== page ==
Subway Selection: Grocery Delivery Gets Creative

by Shilpi Paul

Subway Selection: Grocery Delivery Gets Creative: Figure 1
Logan Circle Whole Foods

One big way in which an urban, walkable, bike-able lifestyle differs from a suburban car-happy one is the ease of getting groceries. While suburbanites can pack cars with goods from the supermarket, grocery-getting for city dwellers is often hampered by a lack of grocery stores nearby and the fact that carrying several bags of groceries on a bicycle can be difficult, if not treacherous.

As one solution, grocery delivery is getting more popular. Besides Community Supported Agriculture (CSA), where local farmers deliver weekly packages of seasonal fruits and vegetables (DC currently has dozens of options, which you can find here), the delivery service Peapod is trying out a new way to incorporate grocery shopping into the daily routines of city dwellers.

According to a recent Atlantic Cities post, Peapod has set up a “virtual grocery store” in a Philadelphia subway station. At the “store”, commuters can browse for groceries, scan items that they want through an app, and expect a home delivery later that day. This is the U.S. debut of a service that exists in a couple other cities around the world. A South Korean version that went up last year is already pretty successful, with the retailer showing a 130 percent boost in online sales since implementing the program.

Peapod already delivers in DC. If the new service works out in Philadelphia, we may soon be greeted to images of tomatoes and frozen pizzas while we wait for the Metro. Would you use it?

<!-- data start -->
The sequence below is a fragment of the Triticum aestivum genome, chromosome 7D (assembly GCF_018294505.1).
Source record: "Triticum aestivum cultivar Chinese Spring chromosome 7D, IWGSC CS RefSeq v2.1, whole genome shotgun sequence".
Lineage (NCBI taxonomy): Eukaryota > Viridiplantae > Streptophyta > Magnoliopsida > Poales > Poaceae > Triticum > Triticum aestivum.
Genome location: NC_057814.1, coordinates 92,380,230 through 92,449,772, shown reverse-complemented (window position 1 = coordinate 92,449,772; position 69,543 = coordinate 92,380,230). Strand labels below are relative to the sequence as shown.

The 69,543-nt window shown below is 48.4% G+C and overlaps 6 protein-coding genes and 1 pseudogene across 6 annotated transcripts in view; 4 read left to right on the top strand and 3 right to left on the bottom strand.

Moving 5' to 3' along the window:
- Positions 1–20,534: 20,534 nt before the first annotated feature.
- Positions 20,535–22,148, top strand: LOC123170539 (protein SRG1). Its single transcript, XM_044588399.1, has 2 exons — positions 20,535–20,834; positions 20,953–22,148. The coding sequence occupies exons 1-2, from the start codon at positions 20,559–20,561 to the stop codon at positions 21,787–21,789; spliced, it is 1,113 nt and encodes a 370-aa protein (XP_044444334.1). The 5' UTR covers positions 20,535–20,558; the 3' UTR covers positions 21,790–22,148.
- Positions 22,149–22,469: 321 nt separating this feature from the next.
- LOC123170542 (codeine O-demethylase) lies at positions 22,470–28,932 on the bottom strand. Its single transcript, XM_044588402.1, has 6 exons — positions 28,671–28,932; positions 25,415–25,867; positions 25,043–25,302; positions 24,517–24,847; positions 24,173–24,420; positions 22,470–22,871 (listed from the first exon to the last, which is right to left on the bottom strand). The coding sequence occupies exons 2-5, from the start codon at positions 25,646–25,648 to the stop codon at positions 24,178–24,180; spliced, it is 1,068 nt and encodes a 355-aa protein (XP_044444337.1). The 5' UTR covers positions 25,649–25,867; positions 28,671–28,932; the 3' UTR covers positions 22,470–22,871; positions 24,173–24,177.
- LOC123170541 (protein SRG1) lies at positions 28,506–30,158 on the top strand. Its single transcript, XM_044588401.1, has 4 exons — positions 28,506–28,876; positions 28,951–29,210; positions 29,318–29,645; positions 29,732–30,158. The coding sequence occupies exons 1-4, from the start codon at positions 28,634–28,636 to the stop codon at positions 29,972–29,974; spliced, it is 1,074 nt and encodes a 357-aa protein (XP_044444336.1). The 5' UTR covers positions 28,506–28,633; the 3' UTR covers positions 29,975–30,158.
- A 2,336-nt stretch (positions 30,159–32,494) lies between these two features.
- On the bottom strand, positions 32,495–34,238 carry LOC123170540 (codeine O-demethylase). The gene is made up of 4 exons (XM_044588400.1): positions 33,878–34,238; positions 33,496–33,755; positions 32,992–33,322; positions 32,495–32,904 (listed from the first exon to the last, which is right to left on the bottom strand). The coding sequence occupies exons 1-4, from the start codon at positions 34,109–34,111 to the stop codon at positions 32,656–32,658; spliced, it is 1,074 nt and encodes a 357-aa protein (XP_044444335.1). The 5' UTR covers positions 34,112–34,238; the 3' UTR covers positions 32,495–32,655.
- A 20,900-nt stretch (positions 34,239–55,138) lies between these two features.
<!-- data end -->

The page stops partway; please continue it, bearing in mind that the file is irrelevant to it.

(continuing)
See other articles related to: grocery stores

This article originally published at http://dc.urbanturf.com/articles/blog/subway_selection_grocery_delivery_gets_creative/5187


  1. tds said at 9:33 pm on Thursday February 23, 2012:
    I already use Peapod. I find it particularly handy for heavy, non perishable items, like bottled beverages, laundry detergent, dog food, and cat litter. I don't see how locating the virtual store in the metro is any more convenient than ordering from your office or mobile device. Peapod doesn't currently offer same day delivery so I will be curious to see if they are indeed able to "deliver." Maybe they are counting on receiving only very small orders. T
  1. Jen said at 9:37 pm on Thursday February 23, 2012:
    I think its a great idea. Can't always get mobile reception in wmata stations - and given the long waits esp on weekends these days, give us something constructive to do. Also, they'd have to pay Metro something - more revenue more better.

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